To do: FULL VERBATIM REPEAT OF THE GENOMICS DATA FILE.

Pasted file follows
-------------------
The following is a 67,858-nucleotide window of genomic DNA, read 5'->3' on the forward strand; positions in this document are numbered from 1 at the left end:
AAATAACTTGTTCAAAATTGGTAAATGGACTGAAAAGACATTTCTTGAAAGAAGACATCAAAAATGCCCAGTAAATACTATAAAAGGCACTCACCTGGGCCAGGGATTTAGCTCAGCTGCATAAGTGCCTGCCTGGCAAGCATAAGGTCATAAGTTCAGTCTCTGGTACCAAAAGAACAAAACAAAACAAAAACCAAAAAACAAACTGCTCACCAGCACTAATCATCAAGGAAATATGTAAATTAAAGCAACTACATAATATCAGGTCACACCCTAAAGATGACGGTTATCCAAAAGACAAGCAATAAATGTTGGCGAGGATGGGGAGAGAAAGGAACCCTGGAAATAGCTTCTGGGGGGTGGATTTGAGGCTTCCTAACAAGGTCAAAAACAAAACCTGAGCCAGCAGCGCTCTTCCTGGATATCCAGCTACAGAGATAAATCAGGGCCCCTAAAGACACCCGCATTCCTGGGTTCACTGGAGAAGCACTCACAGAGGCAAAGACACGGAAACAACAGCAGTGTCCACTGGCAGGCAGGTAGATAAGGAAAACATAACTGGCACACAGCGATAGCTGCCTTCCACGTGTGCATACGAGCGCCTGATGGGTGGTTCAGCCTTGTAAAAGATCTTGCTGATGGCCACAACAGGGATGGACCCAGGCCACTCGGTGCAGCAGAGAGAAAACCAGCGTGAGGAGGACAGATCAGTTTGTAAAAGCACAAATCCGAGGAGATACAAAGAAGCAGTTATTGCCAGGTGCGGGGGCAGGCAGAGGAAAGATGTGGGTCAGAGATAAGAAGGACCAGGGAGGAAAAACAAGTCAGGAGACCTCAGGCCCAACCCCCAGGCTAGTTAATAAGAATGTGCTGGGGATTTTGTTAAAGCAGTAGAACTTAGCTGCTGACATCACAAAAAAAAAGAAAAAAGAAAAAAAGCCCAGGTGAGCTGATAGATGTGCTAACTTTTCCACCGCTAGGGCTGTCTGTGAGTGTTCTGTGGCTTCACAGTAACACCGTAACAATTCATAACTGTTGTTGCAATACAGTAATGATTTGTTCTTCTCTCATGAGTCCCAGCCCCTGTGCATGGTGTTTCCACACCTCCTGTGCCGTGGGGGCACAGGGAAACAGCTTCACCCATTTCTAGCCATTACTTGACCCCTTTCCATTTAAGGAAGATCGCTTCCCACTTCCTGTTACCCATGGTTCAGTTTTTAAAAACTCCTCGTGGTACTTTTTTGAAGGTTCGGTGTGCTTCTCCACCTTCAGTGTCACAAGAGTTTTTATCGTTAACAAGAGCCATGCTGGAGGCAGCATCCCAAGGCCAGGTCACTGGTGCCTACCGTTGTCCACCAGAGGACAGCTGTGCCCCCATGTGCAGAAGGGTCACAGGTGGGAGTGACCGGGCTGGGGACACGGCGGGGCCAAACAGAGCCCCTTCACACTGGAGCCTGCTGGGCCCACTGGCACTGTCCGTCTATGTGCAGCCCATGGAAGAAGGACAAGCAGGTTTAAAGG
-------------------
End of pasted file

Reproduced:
The following is a 67,858-nucleotide window of genomic DNA, read 5'->3' on the forward strand; positions in this document are numbered from 1 at the left end:
AAATAACTTGTTCAAAATTGGTAAATGGACTGAAAAGACATTTCTTGAAAGAAGACATCAAAAATGCCCAGTAAATACTATAAAAGGCACTCACCTGGGCCAGGGATTTAGCTCAGCTGCATAAGTGCCTGCCTGGCAAGCATAAGGTCATAAGTTCAGTCTCTGGTACCAAAAGAACAAAACAAAACAAAAACCAAAAAACAAACTGCTCACCAGCACTAATCATCAAGGAAATATGTAAATTAAAGCAACTACATAATATCAGGTCACACCCTAAAGATGACGGTTATCCAAAAGACAAGCAATAAATGTTGGCGAGGATGGGGAGAGAAAGGAACCCTGGAAATAGCTTCTGGGGGGTGGATTTGAGGCTTCCTAACAAGGTCAAAAACAAAACCTGAGCCAGCAGCGCTCTTCCTGGATATCCAGCTACAGAGATAAATCAGGGCCCCTAAAGACACCCGCATTCCTGGGTTCACTGGAGAAGCACTCACAGAGGCAAAGACACGGAAACAACAGCAGTGTCCACTGGCAGGCAGGTAGATAAGGAAAACATAACTGGCACACAGCGATAGCTGCCTTCCACGTGTGCATACGAGCGCCTGATGGGTGGTTCAGCCTTGTAAAAGATCTTGCTGATGGCCACAACAGGGATGGACCCAGGCCACTCGGTGCAGCAGAGAGAAAACCAGCGTGAGGAGGACAGATCAGTTTGTAAAAGCACAAATCCGAGGAGATACAAAGAAGCAGTTATTGCCAGGTGCGGGGGCAGGCAGAGGAAAGATGTGGGTCAGAGATAAGAAGGACCAGGGAGGAAAAACAAGTCAGGAGACCTCAGGCCCAACCCCCAGGCTAGTTAATAAGAATGTGCTGGGGATTTTGTTAAAGCAGTAGAACTTAGCTGCTGACATCACAAAAAAAAAGAAAAAAGAAAAAAAGCCCAGGTGAGCTGATAGATGTGCTAACTTTTCCACCGCTAGGGCTGTCTGTGAGTGTTCTGTGGCTTCACAGTAACACCGTAACAATTCATAACTGTTGTTGCAATACAGTAATGATTTGTTCTTCTCTCATGAGTCCCAGCCCCTGTGCATGGTGTTTCCACACCTCCTGTGCCGTGGGGGCACAGGGAAACAGCTTCACCCATTTCTAGCCATTACTTGACCCCTTTCCATTTAAGGAAGATCGCTTCCCACTTCCTGTTACCCATGGTTCAGTTTTTAAAAACTCCTCGTGGTACTTTTTTGAAGGTTCGGTGTGCTTCTCCACCTTCAGTGTCACAAGAGTTTTTATCGTTAACAAGAGCCATGCTGGAGGCAGCATCCCAAGGCCAGGTCACTGGTGCCTACCGTTGTCCACCAGAGGACAGCTGTGCCCCCATGTGCAGAAGGGTCACAGGTGGGAGTGACCGGGCTGGGGACACGGCGGGGCCAAACAGAGCCCCTTCACACTGGAGCCTGCTGGGCCCACTGGCACTGTCCGTCTATGTGCAGCCCATGGAAGAAGGACAAGCAGGTTTAAAGG